Despite the traits’ practical differences, social scientists generally don’t separate niceness and kindness, but lump them together as “prosocial behavior.” The category includes such actions as helping others without solicitation or reward, donating to a charity, and giving someone a compliment. Research shows that being prosocial clearly raises happiness, more so than treating yourself. The converse is true too: A recent review of the academic literature found that happier people act more prosocially. In short, for the sake of your own well-being, there are good reasons to try to be kind.
Martin’s 8-pound body had always been long and lean. A year after we brought him home, his stomach began to bloat, and within a week his distended abdomen resembled the shape of a small football. I made a vet appointment immediately.
It was the height of COVID-19. We were asked to drop him off at the clinic and wait for the doctor’s call. My partner and I killed time meandering around north Brooklyn on a blindingly sunny fall afternoon. My phone rang.
“Just want to get this right?” the vet asked. “You … adopted a 14-year-old cat?”
I had indeed. I remember the day, sauntering confidently into the Brooklyn municipal shelter. “I’d like to see the oldest cats you have,” I said to the adoptions counselor.
From the beginning, there were always cats in my life: the outdoor cats who lived in the insulated shelters on our porch built by my father. The feral cats who turned out not to be so feral and eventually found their way indoors. The cats we took in after neighbors threw them out and the cats that other neighbors found but couldn’t keep. There were dogs, too, at my aunt’s house two blocks away, but none in my home, since my mother was allergic. If one rule was clear to me as a child, it was this: We take care of animals in need, and we do it without question.
I was in my mid-30s when that moment finally came. The 20-year-old charcoal cat who was blind and had just been surrendered by his family appeared to be a good option, until I found out he had been pulled by a rescue (meaning that a rescue organization swooped in to place him with a foster family; these largely volunteer-run groups find homes for animals who are less likely to be adopted—whether due to medical or behavioral issues or advanced age). The incredibly sweet, all-black 5-year-old staff favorite that shelter employees tried to convince me to take home was not a good option either. I needed a senior pet.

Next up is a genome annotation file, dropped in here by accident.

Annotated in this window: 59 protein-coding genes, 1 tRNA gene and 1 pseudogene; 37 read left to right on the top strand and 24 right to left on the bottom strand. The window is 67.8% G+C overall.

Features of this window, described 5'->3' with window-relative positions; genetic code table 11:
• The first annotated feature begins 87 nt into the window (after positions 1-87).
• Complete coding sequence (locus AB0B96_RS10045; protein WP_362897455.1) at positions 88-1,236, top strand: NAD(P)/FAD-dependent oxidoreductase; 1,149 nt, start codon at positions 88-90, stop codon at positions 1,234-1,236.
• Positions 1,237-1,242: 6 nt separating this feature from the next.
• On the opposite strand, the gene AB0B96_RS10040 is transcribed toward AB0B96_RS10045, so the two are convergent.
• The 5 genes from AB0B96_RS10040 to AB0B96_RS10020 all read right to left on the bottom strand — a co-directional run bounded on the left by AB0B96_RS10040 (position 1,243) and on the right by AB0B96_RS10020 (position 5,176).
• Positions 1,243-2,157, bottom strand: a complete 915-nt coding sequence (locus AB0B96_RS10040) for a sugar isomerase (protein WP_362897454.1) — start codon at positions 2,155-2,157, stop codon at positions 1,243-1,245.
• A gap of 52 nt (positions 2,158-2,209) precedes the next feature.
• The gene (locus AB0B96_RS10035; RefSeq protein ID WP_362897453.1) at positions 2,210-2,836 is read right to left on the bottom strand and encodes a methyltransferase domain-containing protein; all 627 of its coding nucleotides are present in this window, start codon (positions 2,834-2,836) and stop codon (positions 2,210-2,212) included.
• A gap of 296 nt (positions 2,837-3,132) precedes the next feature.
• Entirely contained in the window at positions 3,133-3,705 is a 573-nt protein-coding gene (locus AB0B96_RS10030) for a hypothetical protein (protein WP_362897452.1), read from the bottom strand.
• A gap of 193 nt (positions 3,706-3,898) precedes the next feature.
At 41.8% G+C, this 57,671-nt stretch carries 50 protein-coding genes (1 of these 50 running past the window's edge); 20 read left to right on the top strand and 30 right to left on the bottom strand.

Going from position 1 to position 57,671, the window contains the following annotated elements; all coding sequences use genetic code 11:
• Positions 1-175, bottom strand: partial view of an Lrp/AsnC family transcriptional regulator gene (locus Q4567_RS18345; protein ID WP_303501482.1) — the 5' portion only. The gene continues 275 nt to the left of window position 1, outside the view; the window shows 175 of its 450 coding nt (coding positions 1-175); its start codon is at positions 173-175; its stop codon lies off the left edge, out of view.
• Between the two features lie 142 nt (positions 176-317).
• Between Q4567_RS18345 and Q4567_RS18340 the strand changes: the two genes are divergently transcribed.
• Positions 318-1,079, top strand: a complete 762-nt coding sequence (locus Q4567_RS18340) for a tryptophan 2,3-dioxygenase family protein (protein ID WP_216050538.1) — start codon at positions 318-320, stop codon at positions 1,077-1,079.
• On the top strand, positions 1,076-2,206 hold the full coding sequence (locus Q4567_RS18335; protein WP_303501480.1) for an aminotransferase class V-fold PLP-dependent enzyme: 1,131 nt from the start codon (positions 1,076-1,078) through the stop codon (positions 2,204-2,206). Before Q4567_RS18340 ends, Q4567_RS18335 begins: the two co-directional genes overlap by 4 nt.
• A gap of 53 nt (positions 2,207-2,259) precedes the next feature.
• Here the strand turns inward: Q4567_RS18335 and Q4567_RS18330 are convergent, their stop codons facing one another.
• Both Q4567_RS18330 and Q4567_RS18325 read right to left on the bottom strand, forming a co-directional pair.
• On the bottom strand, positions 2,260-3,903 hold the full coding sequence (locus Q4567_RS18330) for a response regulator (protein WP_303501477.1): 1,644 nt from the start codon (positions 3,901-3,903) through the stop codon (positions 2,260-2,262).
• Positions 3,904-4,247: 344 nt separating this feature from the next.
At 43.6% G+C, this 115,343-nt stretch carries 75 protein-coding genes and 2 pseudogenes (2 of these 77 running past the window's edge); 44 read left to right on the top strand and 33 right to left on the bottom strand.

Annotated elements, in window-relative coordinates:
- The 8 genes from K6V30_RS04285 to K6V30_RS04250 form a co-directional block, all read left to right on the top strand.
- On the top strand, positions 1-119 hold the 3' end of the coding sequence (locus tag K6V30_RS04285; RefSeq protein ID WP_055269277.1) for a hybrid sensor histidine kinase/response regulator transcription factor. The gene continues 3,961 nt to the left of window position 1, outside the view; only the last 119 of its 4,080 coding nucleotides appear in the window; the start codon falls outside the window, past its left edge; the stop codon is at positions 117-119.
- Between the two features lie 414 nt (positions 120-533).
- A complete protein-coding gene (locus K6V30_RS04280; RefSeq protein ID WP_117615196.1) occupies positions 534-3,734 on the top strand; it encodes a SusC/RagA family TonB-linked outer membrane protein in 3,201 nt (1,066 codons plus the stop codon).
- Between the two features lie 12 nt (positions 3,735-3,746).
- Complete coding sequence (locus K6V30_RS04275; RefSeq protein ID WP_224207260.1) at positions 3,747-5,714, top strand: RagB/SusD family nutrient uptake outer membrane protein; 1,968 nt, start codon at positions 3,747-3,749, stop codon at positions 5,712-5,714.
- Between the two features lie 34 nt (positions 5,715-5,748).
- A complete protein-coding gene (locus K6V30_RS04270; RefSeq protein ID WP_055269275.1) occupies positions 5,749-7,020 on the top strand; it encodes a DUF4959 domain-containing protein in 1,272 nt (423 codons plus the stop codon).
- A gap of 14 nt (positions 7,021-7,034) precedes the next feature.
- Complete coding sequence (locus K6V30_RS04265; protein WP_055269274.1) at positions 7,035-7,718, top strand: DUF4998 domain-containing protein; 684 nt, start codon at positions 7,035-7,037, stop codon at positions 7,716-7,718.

Read the rest of this article at: Slate
Phone to my ear, I listen to it ring the way a stage actor, surging with adrenaline, counts the final seconds to his cue. Eyes closed, I breathe in sync with it.
A woman picks up on the fourth ring. I recognize the voice and feel the tension in my knuckles relax a bit. My eyes pop open and I hit my mark.
“Hey, Zoe, it’s Kevin in compliance.”
“Hi, Kev,” she says.
“How you doin’?” I ask, my Philly accent like a fist tapping at the window.
“The cancer is back.”
It pains me to hear this. I’ve been calling Zoe for more than a decade, and she’s never been anything less than incredibly helpful. I count on her to help me do my job and do it well. Though we’ve never met, I like her and feel like we know each other. I hate the idea of her getting sick and leaving the company, one of the largest financial institutions in the world. Among other things, it means my work will get much more challenging.
I need her to look up the name, title and cell phone number for a high-level executive at the bank, plus the names and numbers of everyone who reports to him. I’m in kind of a hurry, but I’m not an asshole. I need to hear about her illness first.
“I’m sorry to hear that, Zoe. What’s the situation?”
“It’s not good,” she says.
I can tell she is going to say something else, and I’m pretty sure I know what it is. She’s going to share with me how much time she has left. I can hear it in her pauses. After so many years working the phone, I’ve learned to pick out the nuances, the things being said behind what’s being said, entire life stories even, in a hesitation or vocal inflection, in blank moments in time.
“Hey, I had a friend who was down for the count, and he’s still around five years later,” I say. “They’re coming up with new treatments every day. You’ve just got to stick around, and they’ll find something.”
“I’m on a new chemical now.”
“See? Don’t you worry. You and I will be having these chats for years to come.”
I mean it. She knows I do. I can hear it in the whisper of a smile on the other end of the line.
A few years ago, after she got divorced, Zoe tried to initiate a little flirtation. I was game. Among other things, that kind of rapport would help grease the wheels when I needed help with something.
“Are you single?” she’d asked.
“I am at the moment.”
“Do you ever visit Dallas?”
Read the rest of this article at: Narratively